Once Upon A Time…In Hollywood

Quentin Tarantino’s newest film is, in my opinion, a masterpiece.

A love letter to old Hollywood, westerns and the death of the sixties, this is a three-hour film in which absolutely nothing happens until the last fifteen minutes. And it’s captivating. Half a character study and half a breakdown of Hollywood’s folly Once Upon A Time…In Hollywood certainly isn’t a thrill ride. There are some particularly tense scenes around halfway through and the ending is absolute madness, but it makes you feel things. 

Tarantino is rather well known for playing to people’s emotions – perfectly prepared to piss people off in the name of his vision, many of his films have been known to upset and offend. This is one particular project though doesn’t go that route. It focuses on characters, people that pretty much anyone can get behind. 

We follow two central characters; fading western star Rick Dalton (Leonardo DiCaprio) and his loyal stunt double Cliff Boothe (Brad Pitt). Dalton is a relic – a symbol of the golden age of Hollywood. Previously a western king, he’s found himself reduced to bit parts, depressed and drunk, looking to regain his former glory. You feel such sympathy for Dalton, not because of the loss of his career, but because he’s lost his sense of self, something most people experience at some point.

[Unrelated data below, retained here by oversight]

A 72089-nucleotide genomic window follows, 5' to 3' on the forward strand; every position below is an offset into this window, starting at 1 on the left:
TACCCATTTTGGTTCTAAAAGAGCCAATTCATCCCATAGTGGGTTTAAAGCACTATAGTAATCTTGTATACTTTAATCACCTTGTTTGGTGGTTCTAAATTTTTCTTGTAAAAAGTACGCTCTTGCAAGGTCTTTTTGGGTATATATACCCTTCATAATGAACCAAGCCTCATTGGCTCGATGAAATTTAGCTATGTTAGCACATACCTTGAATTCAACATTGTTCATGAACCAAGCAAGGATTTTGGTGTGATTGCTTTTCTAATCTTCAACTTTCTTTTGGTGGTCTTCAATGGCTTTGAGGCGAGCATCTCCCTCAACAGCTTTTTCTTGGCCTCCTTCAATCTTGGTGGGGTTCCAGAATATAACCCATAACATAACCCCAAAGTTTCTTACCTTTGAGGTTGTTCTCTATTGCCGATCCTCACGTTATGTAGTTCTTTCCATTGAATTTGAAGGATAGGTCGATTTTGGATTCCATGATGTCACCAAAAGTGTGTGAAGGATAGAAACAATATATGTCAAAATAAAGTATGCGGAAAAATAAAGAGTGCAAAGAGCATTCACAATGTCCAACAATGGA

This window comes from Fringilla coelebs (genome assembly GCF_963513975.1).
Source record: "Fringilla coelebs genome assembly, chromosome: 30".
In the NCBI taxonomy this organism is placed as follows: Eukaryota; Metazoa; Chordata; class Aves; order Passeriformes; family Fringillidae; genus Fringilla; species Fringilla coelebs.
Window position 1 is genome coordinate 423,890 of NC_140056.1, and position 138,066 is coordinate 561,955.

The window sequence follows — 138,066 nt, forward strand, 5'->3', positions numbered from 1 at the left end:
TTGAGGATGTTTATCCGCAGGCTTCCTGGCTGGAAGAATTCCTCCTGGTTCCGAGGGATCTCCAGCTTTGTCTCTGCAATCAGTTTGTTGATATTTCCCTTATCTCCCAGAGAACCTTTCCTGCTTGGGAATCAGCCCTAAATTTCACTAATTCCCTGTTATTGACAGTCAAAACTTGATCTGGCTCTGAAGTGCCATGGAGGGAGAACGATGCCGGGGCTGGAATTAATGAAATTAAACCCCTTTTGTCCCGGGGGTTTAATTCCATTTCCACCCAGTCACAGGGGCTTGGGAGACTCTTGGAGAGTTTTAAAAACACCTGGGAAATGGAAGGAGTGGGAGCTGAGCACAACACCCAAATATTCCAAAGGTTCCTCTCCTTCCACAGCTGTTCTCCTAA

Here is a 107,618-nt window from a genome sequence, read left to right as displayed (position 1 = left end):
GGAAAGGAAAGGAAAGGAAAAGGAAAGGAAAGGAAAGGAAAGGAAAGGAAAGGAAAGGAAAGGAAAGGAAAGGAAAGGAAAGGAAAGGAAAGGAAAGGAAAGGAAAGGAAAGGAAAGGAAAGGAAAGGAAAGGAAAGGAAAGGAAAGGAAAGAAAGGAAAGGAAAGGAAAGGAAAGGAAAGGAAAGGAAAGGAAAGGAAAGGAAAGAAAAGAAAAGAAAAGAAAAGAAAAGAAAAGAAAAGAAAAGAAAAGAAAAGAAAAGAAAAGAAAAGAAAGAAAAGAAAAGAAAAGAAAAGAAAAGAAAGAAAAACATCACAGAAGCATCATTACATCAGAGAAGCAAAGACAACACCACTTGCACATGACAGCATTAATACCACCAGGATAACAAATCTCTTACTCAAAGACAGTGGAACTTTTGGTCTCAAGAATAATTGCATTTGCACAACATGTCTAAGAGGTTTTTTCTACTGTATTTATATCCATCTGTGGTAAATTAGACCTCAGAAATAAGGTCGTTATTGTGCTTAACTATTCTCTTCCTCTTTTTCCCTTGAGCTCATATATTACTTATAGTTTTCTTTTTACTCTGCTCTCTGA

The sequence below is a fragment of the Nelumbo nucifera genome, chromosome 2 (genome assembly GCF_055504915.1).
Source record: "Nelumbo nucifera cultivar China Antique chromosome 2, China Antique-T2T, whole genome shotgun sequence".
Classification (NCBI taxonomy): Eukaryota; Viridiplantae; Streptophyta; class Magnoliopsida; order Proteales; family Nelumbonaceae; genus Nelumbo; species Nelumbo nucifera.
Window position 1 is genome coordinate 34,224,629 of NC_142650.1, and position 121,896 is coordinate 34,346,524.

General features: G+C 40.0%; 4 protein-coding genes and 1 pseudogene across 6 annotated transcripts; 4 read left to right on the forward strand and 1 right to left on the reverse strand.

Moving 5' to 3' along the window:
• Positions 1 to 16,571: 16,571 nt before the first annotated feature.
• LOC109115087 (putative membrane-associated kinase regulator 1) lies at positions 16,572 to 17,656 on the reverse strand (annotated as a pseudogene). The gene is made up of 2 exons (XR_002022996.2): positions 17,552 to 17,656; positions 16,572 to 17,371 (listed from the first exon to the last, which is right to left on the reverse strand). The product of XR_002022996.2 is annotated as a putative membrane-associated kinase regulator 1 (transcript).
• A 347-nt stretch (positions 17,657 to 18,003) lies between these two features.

Cliff on the other hand has found himself relegated to Dalton’s driver and odd job man.

Cliff, in many ways, is the audience’s surrogate. He sees the glitz and the glamour and the impermanence of it all. The every man, he’s often at ground level, walking or driving, living in a caravan with his loyal dog Brandi (who is one of the best characters in the film) and just getting on with it. He sees Hollywood for what it is – a town on the edge of violence, whether its in film or on the streets. One of his pinnacle moments sees his interactions with Charles Manson’s cult of followers; a fantastic, tense scene where you get to witness the brutality that Tarantino wants to push – the incredible violence of denial.

This is one of Pitt’s best roles. He’s phenomenal and you can’t take your eyes off him. DiCapri is on form as well, providing a fragile, emotional performance of a man who is forced to watch as his career crumbles.

I don’t want to talk too much about this, because I could honestly write you an essay. In fact, I just might, with a massive SPOILER warning at the top. But until then, I don’t want to give to much away.

Just go and watch this film. It’s actually fantastic and you honestly won’t regret it.

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